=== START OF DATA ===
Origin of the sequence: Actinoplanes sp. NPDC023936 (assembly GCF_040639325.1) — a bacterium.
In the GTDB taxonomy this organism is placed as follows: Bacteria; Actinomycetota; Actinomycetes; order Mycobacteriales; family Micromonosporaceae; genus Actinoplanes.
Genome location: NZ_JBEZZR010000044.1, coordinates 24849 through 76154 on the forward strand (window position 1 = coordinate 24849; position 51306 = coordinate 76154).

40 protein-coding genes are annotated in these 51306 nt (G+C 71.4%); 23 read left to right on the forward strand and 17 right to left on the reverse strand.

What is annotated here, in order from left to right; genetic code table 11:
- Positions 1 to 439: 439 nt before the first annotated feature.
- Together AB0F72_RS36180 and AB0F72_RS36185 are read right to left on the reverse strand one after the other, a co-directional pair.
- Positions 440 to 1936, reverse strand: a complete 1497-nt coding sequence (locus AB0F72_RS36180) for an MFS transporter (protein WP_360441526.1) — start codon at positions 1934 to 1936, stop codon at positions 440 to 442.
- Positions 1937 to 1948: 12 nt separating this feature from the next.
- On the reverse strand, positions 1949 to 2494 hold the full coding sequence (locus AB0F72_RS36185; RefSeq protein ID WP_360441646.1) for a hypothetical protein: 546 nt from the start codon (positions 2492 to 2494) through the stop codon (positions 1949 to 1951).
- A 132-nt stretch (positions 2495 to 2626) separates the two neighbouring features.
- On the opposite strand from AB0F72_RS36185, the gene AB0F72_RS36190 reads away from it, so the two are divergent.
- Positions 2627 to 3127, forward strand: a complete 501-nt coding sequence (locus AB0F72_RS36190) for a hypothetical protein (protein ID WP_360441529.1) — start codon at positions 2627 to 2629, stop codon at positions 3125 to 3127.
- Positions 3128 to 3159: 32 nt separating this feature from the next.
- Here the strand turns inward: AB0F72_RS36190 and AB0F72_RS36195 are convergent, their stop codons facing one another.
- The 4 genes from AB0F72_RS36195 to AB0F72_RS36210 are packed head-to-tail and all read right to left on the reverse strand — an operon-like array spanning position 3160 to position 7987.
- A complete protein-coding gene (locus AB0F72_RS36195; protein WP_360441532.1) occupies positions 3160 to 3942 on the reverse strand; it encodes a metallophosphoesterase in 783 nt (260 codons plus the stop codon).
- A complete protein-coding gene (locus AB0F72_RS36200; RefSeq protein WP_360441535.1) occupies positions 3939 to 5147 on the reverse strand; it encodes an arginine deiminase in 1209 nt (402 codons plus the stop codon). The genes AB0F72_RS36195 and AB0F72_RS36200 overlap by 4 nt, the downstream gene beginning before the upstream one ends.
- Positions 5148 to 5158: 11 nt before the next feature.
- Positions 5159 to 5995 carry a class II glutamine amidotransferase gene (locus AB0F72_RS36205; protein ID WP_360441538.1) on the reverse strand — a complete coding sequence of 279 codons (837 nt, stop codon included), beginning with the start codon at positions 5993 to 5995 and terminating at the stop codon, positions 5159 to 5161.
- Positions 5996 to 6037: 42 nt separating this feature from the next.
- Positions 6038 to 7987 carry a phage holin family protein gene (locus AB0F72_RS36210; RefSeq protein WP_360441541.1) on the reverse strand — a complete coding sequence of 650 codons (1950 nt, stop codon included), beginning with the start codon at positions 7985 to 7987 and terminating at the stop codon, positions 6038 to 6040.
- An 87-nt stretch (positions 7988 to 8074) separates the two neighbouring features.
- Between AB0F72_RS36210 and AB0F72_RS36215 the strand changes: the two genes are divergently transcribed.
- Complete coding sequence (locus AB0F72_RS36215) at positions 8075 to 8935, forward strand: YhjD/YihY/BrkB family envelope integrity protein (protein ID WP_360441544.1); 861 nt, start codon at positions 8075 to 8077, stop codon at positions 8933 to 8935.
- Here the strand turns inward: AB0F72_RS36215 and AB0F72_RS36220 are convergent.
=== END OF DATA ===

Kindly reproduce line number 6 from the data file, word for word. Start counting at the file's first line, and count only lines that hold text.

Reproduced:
- Positions 1 to 439: 439 nt before the first annotated feature.